More Thoughts on Moldmaking in Mexico

One Mexican moldmaker believes that there is a good opportunity for American moldmakers in Mexico.


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I want to express my opinion regarding the article titled 'Opportunities for Business in Mexico' published in the September 2004 issue of MoldMaking Technology. I have worked for Prinver since 1998 and I have been a mold designer since 2001. My firm has made threads for pipes for the oil industry since 1982. The plastic division started in 1998. The goal was to make our own thread protectors and not depend on suppliers. Injection molding machines were purchased and we started the production of thread protectors, but one thing was missing—the moldmaking.

Our molds were still made by an external moldmaker. Due to my interest in mechanical design, I tried to persuade management in 1999 to both design and make our own molds in order to save time and money. Unfortunately, I did not succeed. At that time my duties were merely administrative, and management decided to rely on a technician with a lot of experience on machine tools. There is no doubt he is an experienced person, but he is not a professional moldmaker.

A first mold was made and it worked for a couple of months—neither calculations nor engineering data were recorded. After one year there were changes in management. The new manager decided to make Prinver self-sufficient in moldmaking. During the introductory interviews he asked me if we would be able to design and build our injection molds and I immediately said yes. I told him that we have machine tools and CAD software that could be very helpful to the task—that is, we have the infrastructure, the only thing we need is training.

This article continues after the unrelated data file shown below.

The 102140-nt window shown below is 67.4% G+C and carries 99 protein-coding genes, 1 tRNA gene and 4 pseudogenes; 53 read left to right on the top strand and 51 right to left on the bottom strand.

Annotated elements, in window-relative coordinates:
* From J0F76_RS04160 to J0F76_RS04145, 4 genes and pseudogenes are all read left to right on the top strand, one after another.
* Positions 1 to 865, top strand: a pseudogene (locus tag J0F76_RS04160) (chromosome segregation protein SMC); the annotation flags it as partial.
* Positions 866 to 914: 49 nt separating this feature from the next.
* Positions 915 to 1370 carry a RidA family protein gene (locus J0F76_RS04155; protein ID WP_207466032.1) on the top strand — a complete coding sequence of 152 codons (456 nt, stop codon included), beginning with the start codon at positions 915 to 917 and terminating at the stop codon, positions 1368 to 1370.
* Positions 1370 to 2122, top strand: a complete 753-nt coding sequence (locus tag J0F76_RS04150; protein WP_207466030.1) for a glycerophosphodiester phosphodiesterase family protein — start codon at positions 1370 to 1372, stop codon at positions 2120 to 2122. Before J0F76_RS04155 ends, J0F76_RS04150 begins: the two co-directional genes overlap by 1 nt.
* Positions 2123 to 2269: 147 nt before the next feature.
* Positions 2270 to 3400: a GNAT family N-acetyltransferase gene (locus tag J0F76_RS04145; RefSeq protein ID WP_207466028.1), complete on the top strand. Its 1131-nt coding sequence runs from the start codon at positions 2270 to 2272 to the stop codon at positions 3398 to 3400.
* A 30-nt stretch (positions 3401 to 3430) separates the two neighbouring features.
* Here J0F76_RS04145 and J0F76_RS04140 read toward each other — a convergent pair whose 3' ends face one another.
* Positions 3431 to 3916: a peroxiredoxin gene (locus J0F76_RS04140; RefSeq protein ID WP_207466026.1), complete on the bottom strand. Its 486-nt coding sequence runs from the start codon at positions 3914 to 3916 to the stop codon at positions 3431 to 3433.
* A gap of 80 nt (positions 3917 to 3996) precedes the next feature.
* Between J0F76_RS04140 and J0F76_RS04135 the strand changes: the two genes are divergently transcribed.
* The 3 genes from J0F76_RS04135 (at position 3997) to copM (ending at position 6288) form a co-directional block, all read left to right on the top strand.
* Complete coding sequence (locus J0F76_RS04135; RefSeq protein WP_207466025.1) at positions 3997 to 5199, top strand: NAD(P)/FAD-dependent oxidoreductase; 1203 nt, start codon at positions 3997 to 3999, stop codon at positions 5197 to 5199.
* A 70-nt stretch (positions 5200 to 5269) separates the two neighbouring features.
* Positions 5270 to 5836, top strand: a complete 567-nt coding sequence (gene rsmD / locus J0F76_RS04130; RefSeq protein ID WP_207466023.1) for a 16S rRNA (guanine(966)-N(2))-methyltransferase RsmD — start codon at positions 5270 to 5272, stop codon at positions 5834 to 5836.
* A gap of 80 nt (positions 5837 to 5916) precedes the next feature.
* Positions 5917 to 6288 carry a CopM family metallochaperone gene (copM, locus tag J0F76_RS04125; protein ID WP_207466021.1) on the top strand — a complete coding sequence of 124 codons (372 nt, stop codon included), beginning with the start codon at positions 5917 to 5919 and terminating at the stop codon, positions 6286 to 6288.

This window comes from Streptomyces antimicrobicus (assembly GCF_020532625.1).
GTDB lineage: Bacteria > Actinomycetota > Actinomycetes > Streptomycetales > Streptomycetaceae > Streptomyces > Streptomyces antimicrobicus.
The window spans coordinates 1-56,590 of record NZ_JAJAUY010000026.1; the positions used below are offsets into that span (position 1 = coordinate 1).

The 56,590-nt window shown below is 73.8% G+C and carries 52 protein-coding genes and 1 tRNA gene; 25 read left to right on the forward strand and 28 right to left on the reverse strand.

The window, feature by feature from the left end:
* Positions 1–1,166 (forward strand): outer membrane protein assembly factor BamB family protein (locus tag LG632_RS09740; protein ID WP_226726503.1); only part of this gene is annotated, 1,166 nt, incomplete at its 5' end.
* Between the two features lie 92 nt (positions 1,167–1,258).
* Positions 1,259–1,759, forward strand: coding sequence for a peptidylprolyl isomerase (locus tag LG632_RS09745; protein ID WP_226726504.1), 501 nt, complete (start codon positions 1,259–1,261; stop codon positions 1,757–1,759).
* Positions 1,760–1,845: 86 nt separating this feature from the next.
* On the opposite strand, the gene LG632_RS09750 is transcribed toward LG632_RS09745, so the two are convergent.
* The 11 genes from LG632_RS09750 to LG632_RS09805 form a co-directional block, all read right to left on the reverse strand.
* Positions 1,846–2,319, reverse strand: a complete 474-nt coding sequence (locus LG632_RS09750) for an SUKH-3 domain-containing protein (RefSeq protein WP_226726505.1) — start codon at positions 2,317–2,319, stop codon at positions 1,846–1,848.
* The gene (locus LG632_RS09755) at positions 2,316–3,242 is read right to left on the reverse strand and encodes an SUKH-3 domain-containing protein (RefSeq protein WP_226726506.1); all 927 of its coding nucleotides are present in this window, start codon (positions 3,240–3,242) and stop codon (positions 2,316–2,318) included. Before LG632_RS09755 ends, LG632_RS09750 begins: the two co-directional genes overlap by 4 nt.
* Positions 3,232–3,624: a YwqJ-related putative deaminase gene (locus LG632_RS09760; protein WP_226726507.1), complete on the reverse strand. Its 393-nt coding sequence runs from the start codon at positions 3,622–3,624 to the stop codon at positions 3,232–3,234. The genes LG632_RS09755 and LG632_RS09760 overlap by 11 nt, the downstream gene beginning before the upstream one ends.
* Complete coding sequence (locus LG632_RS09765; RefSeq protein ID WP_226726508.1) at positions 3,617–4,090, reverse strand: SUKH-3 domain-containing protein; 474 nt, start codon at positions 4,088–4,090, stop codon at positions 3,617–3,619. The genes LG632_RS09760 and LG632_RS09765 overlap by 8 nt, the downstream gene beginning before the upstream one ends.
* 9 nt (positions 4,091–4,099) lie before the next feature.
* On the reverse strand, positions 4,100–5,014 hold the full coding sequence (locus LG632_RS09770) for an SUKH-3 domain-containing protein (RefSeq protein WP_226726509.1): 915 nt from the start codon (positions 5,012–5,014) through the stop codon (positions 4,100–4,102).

I should explain that I had bad experiences with my former boss when it came to training issues; he simply told me that I should look for more interesting courses. That was just an excuse; he was not interested in training. Fortunately, the new manager offered training in mold design and Moldflow, and after one year I was given the opportunity to design my first mold.
At the beginning it was hard and I had support. It was not until the second design that I could develop the whole design by taking advantage of the 3-D CAD tools and Moldflow software. So far I have designed four molds.

Management has changed one more time and training seems to be in second place once again. Now we can make our own molds for $15,000 dollars or so. Prior to this, my firm paid up to $26,000 dollars per mold. Although we do not manufacture molds to sell, I believe what is happening at my firm is taking place in a lot of industries.

The mold design and moldmaking in Mexico is not as developed as it should be. There are not enough people trained in this field. It seems managers are so involved in paperwork that they do not pay attention to the technical issues, and even worse many of them think training is a waste of time and money, and that it is better for you to learn on the job. So I agree with your article, there is a good opportunity for American moldmakers in Mexico."

David C. Ontiveros
Prinver S.A. de C.V. (Veracruz, Ver. Mexico)